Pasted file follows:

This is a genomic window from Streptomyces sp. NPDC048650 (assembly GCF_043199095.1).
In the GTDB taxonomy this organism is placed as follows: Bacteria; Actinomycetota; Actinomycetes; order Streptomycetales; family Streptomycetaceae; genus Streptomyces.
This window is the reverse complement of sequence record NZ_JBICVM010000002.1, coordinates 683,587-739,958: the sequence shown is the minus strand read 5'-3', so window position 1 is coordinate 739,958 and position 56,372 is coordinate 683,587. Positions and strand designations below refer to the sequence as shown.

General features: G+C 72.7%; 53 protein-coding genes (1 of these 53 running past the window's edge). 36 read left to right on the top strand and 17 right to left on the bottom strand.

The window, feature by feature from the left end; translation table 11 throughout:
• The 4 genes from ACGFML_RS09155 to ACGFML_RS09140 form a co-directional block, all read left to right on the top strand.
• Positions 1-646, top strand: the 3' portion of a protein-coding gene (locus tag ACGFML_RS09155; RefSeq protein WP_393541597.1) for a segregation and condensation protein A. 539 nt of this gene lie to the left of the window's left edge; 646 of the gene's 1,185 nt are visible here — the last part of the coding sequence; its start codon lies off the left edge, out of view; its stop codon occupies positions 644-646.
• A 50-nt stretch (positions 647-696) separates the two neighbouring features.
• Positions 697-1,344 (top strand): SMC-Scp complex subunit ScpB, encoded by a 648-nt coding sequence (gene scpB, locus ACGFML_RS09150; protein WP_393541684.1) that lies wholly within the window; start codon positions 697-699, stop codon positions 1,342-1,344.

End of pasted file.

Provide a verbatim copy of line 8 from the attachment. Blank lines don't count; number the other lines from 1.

• A 50-nt stretch (positions 647-696) separates the two neighbouring features.